One of the biggest uses of new age technologies by the government was the use of big data generated by GST network and railways to see the flow of goods within India. It released a survey that had first estimated the flow of goods across states within India, based on analysing transactions level data provided by the the Goods and Services Tax Network (GSTN). Chief Economic Advisor Arvind Subramanian was quoted as saying that the survey shows the first estimate of the flow of goods across states within India, based on analysing transactions level data provided by the Goods and Services Tax Network. It also studied the number of people that migrated every year within India.

Analytics in agriculture

Technology has been looked upon by the government as a means to add to agriculture value chain and drive countless opportunities to make it a profitable industry. Big data was seen as the potential of adding value chain across each touch points starting from the selection of right agri-inputs, monitoring the soil moisture, controlling irrigations, and more. To keep a track of agricultural assets in the country, government also brought the idea of geotagging all agri-related infrastructure. The agriculture ministry has also signed a deal with the Indian Space Research Organisation (ISRO) to use satellites for mapping of assets.

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Using big data to access public mood

Back in 2016 it was reported that Prime Minister’s Office is using big data analytics to process citizen’s sentiments and ideas through the mygov.in crowdsourcing platform. According to reports, Modi government was making use of data analytics to filter and process all the key points that rise in debate on the platform and assess popular public mood about important issues from social media networking sites such as Facebook and Twitter. All the key findings were put together in special reports, along with concrete actionable measures. The fact that the website isn’t just mining out data but also transforming this data into actionable insights for helping out the Indian ministries, made it stand out amongst others.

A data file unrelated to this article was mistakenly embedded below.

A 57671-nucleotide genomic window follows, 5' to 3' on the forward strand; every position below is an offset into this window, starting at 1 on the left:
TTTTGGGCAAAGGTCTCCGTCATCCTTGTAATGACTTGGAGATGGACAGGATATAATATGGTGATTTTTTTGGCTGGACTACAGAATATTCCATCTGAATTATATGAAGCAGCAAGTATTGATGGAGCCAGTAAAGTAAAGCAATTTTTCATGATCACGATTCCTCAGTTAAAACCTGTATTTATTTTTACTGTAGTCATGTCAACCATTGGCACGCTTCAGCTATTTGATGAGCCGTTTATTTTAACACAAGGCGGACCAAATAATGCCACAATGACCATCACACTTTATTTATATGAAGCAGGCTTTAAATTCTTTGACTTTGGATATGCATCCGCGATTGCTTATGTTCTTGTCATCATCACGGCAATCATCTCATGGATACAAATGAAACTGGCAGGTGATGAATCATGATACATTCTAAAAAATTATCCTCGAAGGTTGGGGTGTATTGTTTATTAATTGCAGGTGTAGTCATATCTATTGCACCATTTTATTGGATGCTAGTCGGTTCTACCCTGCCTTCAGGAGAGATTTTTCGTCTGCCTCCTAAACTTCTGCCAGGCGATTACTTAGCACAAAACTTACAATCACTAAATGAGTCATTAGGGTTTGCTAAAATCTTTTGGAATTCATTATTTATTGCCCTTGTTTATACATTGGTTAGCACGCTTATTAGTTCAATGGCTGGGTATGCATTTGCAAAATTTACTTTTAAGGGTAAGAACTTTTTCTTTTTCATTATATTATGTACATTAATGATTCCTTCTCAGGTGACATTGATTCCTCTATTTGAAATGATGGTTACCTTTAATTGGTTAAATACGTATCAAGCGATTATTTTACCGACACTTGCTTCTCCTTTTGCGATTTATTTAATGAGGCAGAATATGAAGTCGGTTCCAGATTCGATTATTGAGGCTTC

Strategising AI policies hints towards a tech-friendly future

From using big data to bringing digital inclusion to keep a track on tax evaders, Modi government has proved itself to be a tech friendly government. Their keen interest in e-governance has brought about digitisation of various industries including healthcare and smart cities. Though they have shown marked implementation of big data and analytics in many sectors, they still have a long way to go.

Its recent announcement in the budget hints towards a wide spectrum adoption of artificial intelligence. Its move to release national policy on AI only proves that their stand is quite strong in adoption of policies that assures a stronger use of these technologies. According to its recent announcement, commercial rollout of AI in sectors such as agriculture, health, education, banking, retail and transportation, may also be proposed. Earlier this year, a committee headed by the NITI Aayog vice chairman Rajiv Kumar was also formed to lay out a roadmap for India’s research and development in AI. With these and many more developments, Indian government has shown a definite interest in making a swift move towards AI, analytics and big data driven governance. As these developments make a headway, we look forward to how the adoption of these technologies brings about reforms in the year 2018.